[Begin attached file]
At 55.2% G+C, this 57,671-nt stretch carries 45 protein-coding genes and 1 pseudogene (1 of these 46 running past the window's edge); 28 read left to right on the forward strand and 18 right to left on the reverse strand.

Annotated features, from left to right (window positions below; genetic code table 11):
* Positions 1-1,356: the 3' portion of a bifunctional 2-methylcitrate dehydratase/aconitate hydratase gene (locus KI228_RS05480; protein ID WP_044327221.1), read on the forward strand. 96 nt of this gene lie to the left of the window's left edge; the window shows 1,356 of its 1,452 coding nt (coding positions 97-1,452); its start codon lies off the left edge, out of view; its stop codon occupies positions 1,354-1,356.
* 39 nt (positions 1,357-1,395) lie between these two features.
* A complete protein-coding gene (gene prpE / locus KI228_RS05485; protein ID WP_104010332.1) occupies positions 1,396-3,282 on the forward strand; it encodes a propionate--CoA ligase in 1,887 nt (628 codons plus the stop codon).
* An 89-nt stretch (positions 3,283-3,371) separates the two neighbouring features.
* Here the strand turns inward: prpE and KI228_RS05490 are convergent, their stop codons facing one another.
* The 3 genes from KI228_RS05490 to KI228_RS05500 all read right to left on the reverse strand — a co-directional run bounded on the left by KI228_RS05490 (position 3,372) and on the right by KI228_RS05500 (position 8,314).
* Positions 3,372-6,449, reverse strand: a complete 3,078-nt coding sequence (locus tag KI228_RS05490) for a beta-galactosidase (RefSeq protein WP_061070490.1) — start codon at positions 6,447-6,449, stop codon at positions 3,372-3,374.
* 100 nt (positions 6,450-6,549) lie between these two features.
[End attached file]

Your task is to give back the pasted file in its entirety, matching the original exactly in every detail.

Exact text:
At 55.2% G+C, this 57,671-nt stretch carries 45 protein-coding genes and 1 pseudogene (1 of these 46 running past the window's edge); 28 read left to right on the forward strand and 18 right to left on the reverse strand.

Annotated features, from left to right (window positions below; genetic code table 11):
* Positions 1-1,356: the 3' portion of a bifunctional 2-methylcitrate dehydratase/aconitate hydratase gene (locus KI228_RS05480; protein ID WP_044327221.1), read on the forward strand. 96 nt of this gene lie to the left of the window's left edge; the window shows 1,356 of its 1,452 coding nt (coding positions 97-1,452); its start codon lies off the left edge, out of view; its stop codon occupies positions 1,354-1,356.
* 39 nt (positions 1,357-1,395) lie between these two features.
* A complete protein-coding gene (gene prpE / locus KI228_RS05485; protein ID WP_104010332.1) occupies positions 1,396-3,282 on the forward strand; it encodes a propionate--CoA ligase in 1,887 nt (628 codons plus the stop codon).
* An 89-nt stretch (positions 3,283-3,371) separates the two neighbouring features.
* Here the strand turns inward: prpE and KI228_RS05490 are convergent, their stop codons facing one another.
* The 3 genes from KI228_RS05490 to KI228_RS05500 all read right to left on the reverse strand — a co-directional run bounded on the left by KI228_RS05490 (position 3,372) and on the right by KI228_RS05500 (position 8,314).
* Positions 3,372-6,449, reverse strand: a complete 3,078-nt coding sequence (locus tag KI228_RS05490) for a beta-galactosidase (RefSeq protein WP_061070490.1) — start codon at positions 6,447-6,449, stop codon at positions 3,372-3,374.
* 100 nt (positions 6,450-6,549) lie between these two features.